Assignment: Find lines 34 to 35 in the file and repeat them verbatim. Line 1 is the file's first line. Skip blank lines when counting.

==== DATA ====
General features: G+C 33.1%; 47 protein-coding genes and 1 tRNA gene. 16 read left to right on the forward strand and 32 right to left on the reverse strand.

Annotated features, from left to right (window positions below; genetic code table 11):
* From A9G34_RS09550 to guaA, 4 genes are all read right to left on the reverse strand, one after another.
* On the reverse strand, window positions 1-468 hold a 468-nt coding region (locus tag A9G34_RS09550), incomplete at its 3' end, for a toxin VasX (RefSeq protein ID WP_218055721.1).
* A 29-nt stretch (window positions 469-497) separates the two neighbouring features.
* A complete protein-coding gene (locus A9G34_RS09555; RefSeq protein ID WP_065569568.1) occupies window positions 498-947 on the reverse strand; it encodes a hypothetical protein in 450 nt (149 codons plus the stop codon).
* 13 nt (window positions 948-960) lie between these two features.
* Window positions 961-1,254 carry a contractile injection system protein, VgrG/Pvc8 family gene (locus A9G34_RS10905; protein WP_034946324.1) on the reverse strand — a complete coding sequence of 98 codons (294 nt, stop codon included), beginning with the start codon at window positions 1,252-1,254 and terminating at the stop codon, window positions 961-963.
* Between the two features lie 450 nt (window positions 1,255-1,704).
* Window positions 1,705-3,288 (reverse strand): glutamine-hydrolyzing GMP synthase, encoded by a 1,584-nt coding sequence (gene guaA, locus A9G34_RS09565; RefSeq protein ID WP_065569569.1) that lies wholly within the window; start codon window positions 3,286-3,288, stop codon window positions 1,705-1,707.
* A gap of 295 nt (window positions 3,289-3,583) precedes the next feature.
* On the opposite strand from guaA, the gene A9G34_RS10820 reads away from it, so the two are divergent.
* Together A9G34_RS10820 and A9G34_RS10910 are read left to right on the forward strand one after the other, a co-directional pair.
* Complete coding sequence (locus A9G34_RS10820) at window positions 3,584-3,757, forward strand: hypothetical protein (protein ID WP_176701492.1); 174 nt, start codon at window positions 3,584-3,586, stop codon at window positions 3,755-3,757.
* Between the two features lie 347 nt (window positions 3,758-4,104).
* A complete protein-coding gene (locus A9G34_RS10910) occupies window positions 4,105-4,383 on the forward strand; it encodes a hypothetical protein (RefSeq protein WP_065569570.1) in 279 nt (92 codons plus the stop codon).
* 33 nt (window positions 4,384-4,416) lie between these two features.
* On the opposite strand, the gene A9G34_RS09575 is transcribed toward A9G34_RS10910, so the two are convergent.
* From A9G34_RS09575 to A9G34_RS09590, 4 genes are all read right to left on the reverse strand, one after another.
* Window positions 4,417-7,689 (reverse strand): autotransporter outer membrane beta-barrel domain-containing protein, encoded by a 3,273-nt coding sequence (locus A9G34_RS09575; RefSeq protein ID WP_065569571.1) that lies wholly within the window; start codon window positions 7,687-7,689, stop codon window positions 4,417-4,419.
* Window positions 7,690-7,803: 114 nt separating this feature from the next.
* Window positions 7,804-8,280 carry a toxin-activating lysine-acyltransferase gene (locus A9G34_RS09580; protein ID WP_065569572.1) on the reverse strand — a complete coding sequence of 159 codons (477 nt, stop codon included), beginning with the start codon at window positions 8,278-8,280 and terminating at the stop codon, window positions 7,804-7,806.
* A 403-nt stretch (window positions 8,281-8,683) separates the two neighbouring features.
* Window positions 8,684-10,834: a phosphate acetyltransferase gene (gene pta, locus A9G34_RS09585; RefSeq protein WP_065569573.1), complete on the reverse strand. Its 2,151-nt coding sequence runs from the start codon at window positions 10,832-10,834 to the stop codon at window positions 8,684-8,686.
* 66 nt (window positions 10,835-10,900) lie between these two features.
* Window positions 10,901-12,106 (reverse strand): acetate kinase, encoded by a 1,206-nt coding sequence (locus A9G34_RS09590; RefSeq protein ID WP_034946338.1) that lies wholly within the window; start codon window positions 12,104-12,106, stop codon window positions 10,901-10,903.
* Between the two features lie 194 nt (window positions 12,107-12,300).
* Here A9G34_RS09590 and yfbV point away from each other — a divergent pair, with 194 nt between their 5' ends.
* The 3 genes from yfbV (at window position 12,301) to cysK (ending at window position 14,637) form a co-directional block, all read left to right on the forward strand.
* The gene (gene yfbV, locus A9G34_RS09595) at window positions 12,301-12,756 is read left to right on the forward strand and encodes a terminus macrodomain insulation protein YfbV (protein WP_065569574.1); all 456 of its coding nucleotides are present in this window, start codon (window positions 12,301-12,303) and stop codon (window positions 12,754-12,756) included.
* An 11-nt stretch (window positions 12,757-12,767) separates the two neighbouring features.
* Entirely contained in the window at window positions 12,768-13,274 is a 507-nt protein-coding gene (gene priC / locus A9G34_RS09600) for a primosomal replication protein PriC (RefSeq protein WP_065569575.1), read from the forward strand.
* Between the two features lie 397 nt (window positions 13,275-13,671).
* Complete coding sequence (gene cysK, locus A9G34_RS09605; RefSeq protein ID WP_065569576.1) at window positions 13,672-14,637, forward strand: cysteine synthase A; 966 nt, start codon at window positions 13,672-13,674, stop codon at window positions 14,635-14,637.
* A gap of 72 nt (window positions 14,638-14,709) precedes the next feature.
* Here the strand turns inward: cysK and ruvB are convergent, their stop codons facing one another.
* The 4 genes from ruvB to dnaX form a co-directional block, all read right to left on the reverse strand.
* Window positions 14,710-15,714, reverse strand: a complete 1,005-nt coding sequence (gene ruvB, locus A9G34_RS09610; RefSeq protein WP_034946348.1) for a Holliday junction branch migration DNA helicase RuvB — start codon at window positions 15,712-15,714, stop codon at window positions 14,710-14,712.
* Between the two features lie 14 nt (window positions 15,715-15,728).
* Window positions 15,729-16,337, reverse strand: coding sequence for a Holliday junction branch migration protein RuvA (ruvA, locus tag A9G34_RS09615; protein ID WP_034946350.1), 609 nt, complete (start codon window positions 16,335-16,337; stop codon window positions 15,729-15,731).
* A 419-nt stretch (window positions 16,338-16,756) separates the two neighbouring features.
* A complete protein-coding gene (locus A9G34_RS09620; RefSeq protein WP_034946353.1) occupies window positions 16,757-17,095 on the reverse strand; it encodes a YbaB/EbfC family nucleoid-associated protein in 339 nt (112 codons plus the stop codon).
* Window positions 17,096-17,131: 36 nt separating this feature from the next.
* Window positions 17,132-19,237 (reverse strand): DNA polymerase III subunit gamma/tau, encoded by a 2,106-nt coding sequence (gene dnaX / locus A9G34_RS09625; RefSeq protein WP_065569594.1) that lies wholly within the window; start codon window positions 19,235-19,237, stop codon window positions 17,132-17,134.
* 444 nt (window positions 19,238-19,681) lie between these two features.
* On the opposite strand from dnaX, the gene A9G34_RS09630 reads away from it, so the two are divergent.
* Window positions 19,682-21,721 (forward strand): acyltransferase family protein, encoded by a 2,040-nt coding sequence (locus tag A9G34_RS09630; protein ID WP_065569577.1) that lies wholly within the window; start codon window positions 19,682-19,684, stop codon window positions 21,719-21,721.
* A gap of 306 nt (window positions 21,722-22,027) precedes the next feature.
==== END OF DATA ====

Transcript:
* Complete coding sequence (gene cysK, locus A9G34_RS09605; RefSeq protein ID WP_065569576.1) at window positions 13,672-14,637, forward strand: cysteine synthase A; 966 nt, start codon at window positions 13,672-13,674, stop codon at window positions 14,635-14,637.
* A gap of 72 nt (window positions 14,638-14,709) precedes the next feature.